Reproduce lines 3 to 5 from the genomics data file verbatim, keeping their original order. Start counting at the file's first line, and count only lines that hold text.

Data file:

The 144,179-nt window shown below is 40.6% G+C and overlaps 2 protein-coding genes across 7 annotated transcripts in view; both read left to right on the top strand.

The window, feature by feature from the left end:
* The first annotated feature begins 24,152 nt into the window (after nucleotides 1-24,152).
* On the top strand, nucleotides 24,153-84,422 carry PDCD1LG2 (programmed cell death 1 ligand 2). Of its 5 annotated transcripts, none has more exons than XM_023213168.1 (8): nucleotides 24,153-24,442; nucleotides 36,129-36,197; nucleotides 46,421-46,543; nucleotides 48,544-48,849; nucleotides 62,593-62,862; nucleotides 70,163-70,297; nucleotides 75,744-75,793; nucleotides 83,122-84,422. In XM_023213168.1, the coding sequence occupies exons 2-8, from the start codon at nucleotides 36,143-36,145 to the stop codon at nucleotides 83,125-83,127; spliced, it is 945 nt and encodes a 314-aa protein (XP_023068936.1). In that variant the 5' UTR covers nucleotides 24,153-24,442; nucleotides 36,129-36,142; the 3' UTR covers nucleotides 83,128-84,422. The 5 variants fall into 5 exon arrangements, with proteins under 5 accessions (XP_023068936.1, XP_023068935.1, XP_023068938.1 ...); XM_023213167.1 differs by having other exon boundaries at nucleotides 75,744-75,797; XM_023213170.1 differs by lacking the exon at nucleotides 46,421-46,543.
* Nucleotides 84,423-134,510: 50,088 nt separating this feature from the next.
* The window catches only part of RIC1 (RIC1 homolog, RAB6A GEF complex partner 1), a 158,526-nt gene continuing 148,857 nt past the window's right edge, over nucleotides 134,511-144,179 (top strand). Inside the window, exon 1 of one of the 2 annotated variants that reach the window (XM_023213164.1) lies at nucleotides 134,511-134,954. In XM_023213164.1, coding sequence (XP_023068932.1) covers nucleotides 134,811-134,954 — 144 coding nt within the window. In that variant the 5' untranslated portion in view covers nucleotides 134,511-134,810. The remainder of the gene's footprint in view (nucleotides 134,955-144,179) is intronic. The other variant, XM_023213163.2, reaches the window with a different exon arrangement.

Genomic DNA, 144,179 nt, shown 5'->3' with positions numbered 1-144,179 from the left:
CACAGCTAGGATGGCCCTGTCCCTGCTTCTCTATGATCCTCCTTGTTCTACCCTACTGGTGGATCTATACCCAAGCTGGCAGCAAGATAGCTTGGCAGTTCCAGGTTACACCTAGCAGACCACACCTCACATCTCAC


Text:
* The first annotated feature begins 24,152 nt into the window (after nucleotides 1-24,152).
* On the top strand, nucleotides 24,153-84,422 carry PDCD1LG2 (programmed cell death 1 ligand 2). Of its 5 annotated transcripts, none has more exons than XM_023213168.1 (8): nucleotides 24,153-24,442; nucleotides 36,129-36,197; nucleotides 46,421-46,543; nucleotides 48,544-48,849; nucleotides 62,593-62,862; nucleotides 70,163-70,297; nucleotides 75,744-75,793; nucleotides 83,122-84,422. In XM_023213168.1, the coding sequence occupies exons 2-8, from the start codon at nucleotides 36,143-36,145 to the stop codon at nucleotides 83,125-83,127; spliced, it is 945 nt and encodes a 314-aa protein (XP_023068936.1). In that variant the 5' UTR covers nucleotides 24,153-24,442; nucleotides 36,129-36,142; the 3' UTR covers nucleotides 83,128-84,422. The 5 variants fall into 5 exon arrangements, with proteins under 5 accessions (XP_023068936.1, XP_023068935.1, XP_023068938.1 ...); XM_023213167.1 differs by having other exon boundaries at nucleotides 75,744-75,797; XM_023213170.1 differs by lacking the exon at nucleotides 46,421-46,543.
* Nucleotides 84,423-134,510: 50,088 nt separating this feature from the next.